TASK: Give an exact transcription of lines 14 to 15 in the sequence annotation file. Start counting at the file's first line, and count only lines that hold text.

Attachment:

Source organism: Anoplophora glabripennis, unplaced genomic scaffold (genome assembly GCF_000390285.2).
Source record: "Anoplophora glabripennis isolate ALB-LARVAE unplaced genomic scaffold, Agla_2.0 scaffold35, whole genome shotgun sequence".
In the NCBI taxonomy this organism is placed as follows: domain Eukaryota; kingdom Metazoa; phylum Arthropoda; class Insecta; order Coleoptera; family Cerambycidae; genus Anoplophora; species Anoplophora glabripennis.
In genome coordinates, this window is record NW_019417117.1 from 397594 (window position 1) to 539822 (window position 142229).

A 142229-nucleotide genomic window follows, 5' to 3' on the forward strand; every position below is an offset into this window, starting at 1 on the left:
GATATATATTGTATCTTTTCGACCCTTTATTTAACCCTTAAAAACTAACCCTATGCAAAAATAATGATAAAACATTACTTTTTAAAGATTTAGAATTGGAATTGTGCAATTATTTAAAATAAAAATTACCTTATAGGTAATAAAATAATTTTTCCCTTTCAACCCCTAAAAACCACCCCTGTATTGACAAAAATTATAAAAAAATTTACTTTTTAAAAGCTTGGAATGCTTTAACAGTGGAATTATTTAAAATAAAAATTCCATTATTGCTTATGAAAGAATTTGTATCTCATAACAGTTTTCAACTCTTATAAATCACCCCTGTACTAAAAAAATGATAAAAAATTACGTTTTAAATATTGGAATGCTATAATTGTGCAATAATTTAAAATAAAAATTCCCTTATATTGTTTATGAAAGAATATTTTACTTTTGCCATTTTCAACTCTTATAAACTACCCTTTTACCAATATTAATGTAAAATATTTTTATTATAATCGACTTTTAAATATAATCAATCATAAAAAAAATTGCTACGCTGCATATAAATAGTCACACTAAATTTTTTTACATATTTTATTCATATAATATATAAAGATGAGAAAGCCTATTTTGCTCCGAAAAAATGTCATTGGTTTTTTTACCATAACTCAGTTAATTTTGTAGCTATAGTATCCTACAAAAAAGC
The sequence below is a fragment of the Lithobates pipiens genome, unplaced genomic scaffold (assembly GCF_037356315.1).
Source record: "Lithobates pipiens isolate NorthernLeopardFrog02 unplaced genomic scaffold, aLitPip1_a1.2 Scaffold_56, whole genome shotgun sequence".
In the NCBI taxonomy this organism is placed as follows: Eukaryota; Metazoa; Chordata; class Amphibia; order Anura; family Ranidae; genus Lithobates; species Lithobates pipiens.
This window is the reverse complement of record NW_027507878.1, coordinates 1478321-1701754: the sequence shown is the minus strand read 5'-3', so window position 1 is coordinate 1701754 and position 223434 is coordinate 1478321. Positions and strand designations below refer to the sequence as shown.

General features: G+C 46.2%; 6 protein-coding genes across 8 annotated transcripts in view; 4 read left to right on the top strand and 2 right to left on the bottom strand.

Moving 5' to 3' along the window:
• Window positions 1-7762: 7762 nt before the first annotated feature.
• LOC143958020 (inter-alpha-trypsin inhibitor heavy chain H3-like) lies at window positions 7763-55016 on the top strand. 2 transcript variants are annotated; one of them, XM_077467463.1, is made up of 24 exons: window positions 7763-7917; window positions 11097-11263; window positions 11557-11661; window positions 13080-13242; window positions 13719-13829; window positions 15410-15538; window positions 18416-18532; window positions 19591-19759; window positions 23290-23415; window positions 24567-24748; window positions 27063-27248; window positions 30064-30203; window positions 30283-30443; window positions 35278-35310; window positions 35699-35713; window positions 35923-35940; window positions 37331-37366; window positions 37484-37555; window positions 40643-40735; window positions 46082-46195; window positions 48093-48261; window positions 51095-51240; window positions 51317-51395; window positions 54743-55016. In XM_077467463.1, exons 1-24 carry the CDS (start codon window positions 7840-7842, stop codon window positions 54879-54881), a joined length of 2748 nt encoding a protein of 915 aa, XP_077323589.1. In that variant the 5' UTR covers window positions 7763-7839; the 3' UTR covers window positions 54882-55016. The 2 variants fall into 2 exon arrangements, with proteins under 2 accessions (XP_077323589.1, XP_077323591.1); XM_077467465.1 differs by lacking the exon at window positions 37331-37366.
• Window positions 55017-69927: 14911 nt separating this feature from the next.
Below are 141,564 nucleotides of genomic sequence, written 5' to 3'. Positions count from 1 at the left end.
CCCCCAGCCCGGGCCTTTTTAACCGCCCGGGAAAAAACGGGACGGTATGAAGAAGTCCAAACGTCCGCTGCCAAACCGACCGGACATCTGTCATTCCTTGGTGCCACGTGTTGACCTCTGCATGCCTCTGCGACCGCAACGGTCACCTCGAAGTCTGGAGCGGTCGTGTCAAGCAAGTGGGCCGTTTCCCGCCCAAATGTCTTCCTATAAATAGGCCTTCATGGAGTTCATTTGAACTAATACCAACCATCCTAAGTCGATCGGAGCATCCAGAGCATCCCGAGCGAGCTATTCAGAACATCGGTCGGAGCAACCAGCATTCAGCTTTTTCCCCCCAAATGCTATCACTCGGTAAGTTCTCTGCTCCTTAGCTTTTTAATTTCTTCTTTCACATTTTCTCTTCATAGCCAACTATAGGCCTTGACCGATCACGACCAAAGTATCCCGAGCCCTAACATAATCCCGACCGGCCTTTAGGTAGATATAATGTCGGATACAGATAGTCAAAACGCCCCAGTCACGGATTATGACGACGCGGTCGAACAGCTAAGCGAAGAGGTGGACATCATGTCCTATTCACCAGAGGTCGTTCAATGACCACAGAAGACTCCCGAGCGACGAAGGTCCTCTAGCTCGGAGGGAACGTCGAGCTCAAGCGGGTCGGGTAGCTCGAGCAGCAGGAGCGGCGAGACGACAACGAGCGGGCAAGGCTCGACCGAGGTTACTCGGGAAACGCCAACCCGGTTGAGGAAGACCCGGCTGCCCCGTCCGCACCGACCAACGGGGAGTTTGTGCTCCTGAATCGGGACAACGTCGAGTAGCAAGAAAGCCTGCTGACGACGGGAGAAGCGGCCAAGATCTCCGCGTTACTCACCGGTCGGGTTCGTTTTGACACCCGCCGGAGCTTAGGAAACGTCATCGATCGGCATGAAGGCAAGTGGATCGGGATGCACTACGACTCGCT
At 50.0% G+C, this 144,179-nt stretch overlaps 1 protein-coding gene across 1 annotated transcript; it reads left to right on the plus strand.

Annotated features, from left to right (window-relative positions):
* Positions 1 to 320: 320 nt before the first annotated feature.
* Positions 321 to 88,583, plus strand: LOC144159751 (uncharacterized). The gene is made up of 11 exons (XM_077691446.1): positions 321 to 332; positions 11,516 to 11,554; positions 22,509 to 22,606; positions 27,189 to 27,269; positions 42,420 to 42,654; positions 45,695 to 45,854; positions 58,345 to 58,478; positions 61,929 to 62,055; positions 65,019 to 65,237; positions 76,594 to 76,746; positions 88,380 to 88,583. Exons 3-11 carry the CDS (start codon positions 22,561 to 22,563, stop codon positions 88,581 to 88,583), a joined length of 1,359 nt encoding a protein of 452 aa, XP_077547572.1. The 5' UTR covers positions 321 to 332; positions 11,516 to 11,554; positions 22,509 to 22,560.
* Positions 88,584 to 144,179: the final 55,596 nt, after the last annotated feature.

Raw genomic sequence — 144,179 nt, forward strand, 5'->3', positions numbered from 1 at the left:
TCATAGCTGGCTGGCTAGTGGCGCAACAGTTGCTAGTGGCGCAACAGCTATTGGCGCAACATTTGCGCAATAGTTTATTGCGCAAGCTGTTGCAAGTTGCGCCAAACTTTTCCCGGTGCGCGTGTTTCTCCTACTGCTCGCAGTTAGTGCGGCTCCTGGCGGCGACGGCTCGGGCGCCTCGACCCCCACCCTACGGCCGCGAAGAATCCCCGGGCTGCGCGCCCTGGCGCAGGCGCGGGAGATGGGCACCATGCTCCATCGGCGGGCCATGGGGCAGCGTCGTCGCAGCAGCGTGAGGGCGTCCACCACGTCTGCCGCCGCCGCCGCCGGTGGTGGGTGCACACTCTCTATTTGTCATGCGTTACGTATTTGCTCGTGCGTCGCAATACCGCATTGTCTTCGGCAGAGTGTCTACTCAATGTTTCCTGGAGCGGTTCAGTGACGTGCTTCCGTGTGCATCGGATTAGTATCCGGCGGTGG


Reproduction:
• LOC143958020 (inter-alpha-trypsin inhibitor heavy chain H3-like) lies at window positions 7763-55016 on the top strand. 2 transcript variants are annotated; one of them, XM_077467463.1, is made up of 24 exons: window positions 7763-7917; window positions 11097-11263; window positions 11557-11661; window positions 13080-13242; window positions 13719-13829; window positions 15410-15538; window positions 18416-18532; window positions 19591-19759; window positions 23290-23415; window positions 24567-24748; window positions 27063-27248; window positions 30064-30203; window positions 30283-30443; window positions 35278-35310; window positions 35699-35713; window positions 35923-35940; window positions 37331-37366; window positions 37484-37555; window positions 40643-40735; window positions 46082-46195; window positions 48093-48261; window positions 51095-51240; window positions 51317-51395; window positions 54743-55016. In XM_077467463.1, exons 1-24 carry the CDS (start codon window positions 7840-7842, stop codon window positions 54879-54881), a joined length of 2748 nt encoding a protein of 915 aa, XP_077323589.1. In that variant the 5' UTR covers window positions 7763-7839; the 3' UTR covers window positions 54882-55016. The 2 variants fall into 2 exon arrangements, with proteins under 2 accessions (XP_077323589.1, XP_077323591.1); XM_077467465.1 differs by lacking the exon at window positions 37331-37366.
• Window positions 55017-69927: 14911 nt separating this feature from the next.